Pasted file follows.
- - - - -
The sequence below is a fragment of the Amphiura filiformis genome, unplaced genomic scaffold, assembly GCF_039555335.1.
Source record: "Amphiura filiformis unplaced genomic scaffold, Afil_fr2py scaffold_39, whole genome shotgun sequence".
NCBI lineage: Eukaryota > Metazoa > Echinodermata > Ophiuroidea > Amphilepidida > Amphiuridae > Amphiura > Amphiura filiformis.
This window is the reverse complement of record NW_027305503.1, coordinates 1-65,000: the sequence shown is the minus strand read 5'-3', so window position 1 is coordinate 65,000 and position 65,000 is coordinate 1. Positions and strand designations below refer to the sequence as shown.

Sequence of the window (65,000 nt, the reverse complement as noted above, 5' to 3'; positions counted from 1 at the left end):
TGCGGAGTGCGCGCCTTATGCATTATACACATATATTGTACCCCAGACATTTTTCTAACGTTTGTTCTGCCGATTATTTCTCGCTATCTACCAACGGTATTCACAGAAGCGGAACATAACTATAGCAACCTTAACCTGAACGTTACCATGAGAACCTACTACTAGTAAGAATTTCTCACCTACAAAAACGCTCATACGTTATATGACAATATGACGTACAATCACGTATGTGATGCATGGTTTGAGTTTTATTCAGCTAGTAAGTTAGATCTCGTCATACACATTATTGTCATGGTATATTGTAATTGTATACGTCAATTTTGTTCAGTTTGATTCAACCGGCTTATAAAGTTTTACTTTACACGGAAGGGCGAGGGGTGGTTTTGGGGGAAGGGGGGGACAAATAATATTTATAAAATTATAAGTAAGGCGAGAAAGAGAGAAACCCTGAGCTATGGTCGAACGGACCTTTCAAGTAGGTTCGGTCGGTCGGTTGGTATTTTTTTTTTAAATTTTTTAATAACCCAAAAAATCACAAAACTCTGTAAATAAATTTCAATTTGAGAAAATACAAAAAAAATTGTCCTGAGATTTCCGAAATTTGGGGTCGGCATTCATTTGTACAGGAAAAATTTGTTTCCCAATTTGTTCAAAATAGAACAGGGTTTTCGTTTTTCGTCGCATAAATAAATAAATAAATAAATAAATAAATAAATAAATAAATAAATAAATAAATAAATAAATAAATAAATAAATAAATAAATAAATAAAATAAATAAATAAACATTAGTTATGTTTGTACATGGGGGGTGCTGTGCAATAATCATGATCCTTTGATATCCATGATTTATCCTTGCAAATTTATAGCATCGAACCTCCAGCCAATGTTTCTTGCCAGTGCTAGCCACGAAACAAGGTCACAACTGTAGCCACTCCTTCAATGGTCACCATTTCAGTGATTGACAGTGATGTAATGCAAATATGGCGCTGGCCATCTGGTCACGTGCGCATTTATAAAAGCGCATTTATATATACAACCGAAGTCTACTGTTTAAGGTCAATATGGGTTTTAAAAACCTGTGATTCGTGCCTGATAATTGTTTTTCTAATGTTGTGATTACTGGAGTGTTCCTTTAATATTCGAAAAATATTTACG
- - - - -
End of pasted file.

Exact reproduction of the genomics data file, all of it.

The sequence below is a fragment of the Amphiura filiformis genome, unplaced genomic scaffold, assembly GCF_039555335.1.
Source record: "Amphiura filiformis unplaced genomic scaffold, Afil_fr2py scaffold_39, whole genome shotgun sequence".
NCBI lineage: Eukaryota > Metazoa > Echinodermata > Ophiuroidea > Amphilepidida > Amphiuridae > Amphiura > Amphiura filiformis.
This window is the reverse complement of record NW_027305503.1, coordinates 1-65,000: the sequence shown is the minus strand read 5'-3', so window position 1 is coordinate 65,000 and position 65,000 is coordinate 1. Positions and strand designations below refer to the sequence as shown.

Sequence of the window (65,000 nt, the reverse complement as noted above, 5' to 3'; positions counted from 1 at the left end):
TGCGGAGTGCGCGCCTTATGCATTATACACATATATTGTACCCCAGACATTTTTCTAACGTTTGTTCTGCCGATTATTTCTCGCTATCTACCAACGGTATTCACAGAAGCGGAACATAACTATAGCAACCTTAACCTGAACGTTACCATGAGAACCTACTACTAGTAAGAATTTCTCACCTACAAAAACGCTCATACGTTATATGACAATATGACGTACAATCACGTATGTGATGCATGGTTTGAGTTTTATTCAGCTAGTAAGTTAGATCTCGTCATACACATTATTGTCATGGTATATTGTAATTGTATACGTCAATTTTGTTCAGTTTGATTCAACCGGCTTATAAAGTTTTACTTTACACGGAAGGGCGAGGGGTGGTTTTGGGGGAAGGGGGGGACAAATAATATTTATAAAATTATAAGTAAGGCGAGAAAGAGAGAAACCCTGAGCTATGGTCGAACGGACCTTTCAAGTAGGTTCGGTCGGTCGGTTGGTATTTTTTTTTTAAATTTTTTAATAACCCAAAAAATCACAAAACTCTGTAAATAAATTTCAATTTGAGAAAATACAAAAAAAATTGTCCTGAGATTTCCGAAATTTGGGGTCGGCATTCATTTGTACAGGAAAAATTTGTTTCCCAATTTGTTCAAAATAGAACAGGGTTTTCGTTTTTCGTCGCATAAATAAATAAATAAATAAATAAATAAATAAATAAATAAATAAATAAATAAATAAATAAATAAATAAATAAATAAATAAATAAATAAAATAAATAAATAAACATTAGTTATGTTTGTACATGGGGGGTGCTGTGCAATAATCATGATCCTTTGATATCCATGATTTATCCTTGCAAATTTATAGCATCGAACCTCCAGCCAATGTTTCTTGCCAGTGCTAGCCACGAAACAAGGTCACAACTGTAGCCACTCCTTCAATGGTCACCATTTCAGTGATTGACAGTGATGTAATGCAAATATGGCGCTGGCCATCTGGTCACGTGCGCATTTATAAAAGCGCATTTATATATACAACCGAAGTCTACTGTTTAAGGTCAATATGGGTTTTAAAAACCTGTGATTCGTGCCTGATAATTGTTTTTCTAATGTTGTGATTACTGGAGTGTTCCTTTAATATTCGAAAAATATTTACG